Received date: July 24, 2018; Accepted date: August 24, 2018; Published date: August 31, 2018
Citation: Adhikari R, Wagle A (2018) Effect of Intimate Partner Violence on Pregnancy Outcomes. J Contracept Stud Vol.3 No.3: 17
Copyright: © 2018. Adhikari R, et al. This is an open-access article distributed under the terms of the Creative Commons Attribution License, which permits unrestricted use, distribution, and reproduction in any medium, provided the original author and source are credited.
Background: Intimate Partner Violence (IPV) is one of the serious but preventable public health problems. The study aimed to examine the effect of intimate partner violence on pregnancy outcomes in Nepal. Methods: The study used secondary data from Nepal Demographic and Health Survey (NDHS) 2016, which is a nationally representative survey. The analysis of this study was curbed to currently married women aged 15-49 years who had participated in the intimate partner violence module (n=3562). Logistic regression analysis was used to assess the risk factors for pregnancy loss and abortion and examine extent to which these pregnancy outcomes are affected by intimate partner violence. Results: More than one fourth (26%) of women experienced at least one form of violence from their husband in their lifetime. Among the women, who had been the victims of at least one form of violence from their husband, nearly a third of them (31%) experienced pregnancy loss, 6% experienced abortion, 1% of them experienced still birth and 2% experienced infant death. Multivariate analysis (Binary logistic regression) showed that women facing at least one form of violence from their husband were 1.5 times more likely to experiencepregnancy loss and 1.7 times more likely to experience abortion than women who never experienced violence. Conclusion: Intimate partner violence is entrenched in Nepalese society and social norms and gender roles seem to reinforce it. IPV can be considered as a major dictator of adverse pregnancy outcomes. So, addressing IPV at family, community, policy and implementation level is an effective remedy to diminish unpleasant pregnancy outcomes like pregnancy loss and abortion.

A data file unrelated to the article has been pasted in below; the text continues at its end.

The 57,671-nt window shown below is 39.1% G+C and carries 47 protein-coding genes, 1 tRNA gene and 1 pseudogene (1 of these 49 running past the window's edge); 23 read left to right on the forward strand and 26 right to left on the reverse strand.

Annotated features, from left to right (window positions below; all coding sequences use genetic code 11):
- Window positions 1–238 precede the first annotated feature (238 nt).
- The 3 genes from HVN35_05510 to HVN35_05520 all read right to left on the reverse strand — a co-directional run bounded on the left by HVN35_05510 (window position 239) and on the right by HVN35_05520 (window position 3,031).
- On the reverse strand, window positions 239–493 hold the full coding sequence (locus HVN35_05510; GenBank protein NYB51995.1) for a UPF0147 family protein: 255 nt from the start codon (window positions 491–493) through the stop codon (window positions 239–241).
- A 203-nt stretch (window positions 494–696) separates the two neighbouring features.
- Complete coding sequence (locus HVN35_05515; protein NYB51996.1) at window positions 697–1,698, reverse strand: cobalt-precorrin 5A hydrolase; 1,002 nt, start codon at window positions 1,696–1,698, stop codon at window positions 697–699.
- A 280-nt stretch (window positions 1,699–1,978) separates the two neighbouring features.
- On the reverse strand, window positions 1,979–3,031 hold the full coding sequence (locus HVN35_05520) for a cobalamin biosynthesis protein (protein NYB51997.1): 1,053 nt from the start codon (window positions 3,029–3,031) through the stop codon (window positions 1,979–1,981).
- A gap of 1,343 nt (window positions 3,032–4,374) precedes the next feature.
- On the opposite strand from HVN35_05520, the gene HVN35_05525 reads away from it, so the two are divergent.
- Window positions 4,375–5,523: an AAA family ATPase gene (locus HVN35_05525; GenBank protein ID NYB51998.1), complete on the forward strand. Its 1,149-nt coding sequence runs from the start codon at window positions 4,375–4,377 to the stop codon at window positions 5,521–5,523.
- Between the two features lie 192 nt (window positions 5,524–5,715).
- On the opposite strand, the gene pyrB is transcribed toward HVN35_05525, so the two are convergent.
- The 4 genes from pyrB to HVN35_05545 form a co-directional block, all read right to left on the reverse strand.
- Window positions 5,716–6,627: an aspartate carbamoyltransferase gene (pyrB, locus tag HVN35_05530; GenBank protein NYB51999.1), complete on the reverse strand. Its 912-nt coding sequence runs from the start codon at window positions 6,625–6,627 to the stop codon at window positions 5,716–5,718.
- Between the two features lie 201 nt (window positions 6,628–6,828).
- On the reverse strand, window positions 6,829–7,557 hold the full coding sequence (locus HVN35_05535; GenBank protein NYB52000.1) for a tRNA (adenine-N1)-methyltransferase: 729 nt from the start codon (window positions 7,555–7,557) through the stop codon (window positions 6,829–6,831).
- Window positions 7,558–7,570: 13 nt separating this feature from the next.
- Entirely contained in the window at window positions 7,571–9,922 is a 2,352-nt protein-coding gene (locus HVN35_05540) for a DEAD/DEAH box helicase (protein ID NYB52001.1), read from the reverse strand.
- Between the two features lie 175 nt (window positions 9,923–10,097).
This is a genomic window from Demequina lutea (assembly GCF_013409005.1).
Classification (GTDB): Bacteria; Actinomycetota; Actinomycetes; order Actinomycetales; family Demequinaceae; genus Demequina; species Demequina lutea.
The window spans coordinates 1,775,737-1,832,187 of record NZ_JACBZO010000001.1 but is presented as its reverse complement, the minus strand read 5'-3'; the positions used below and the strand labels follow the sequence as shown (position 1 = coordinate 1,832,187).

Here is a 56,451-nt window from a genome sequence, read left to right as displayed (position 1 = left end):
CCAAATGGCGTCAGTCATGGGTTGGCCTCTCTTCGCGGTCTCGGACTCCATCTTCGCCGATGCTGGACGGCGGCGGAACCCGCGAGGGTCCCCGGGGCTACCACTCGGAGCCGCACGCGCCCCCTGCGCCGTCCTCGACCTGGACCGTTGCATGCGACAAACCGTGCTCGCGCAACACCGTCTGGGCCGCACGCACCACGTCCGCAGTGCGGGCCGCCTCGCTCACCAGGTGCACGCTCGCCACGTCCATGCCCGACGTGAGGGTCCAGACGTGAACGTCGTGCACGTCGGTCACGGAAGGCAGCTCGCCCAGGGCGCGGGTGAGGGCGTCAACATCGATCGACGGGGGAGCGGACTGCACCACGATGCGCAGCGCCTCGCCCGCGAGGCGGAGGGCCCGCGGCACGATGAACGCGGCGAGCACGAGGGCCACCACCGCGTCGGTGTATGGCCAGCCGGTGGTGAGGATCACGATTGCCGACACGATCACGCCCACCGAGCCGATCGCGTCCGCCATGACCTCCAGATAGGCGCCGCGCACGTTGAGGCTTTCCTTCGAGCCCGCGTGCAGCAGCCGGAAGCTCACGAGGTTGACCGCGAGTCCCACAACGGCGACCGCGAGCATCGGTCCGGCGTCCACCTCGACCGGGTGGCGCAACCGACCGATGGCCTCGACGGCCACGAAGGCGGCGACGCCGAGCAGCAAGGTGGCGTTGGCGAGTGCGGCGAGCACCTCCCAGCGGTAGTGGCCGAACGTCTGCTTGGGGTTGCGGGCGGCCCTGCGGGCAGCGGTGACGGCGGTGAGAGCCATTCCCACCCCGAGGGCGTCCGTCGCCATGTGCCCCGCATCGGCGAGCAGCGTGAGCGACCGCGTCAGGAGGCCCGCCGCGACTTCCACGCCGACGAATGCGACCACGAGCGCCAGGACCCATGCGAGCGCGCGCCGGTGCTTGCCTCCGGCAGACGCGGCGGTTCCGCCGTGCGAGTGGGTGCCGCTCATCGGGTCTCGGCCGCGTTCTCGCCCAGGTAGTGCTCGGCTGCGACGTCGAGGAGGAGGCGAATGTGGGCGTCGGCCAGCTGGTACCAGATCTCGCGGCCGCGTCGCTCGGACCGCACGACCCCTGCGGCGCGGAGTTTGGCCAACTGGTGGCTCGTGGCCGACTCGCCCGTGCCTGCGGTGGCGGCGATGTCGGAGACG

Domestic violence; Reproductive health; Pregnancy; Community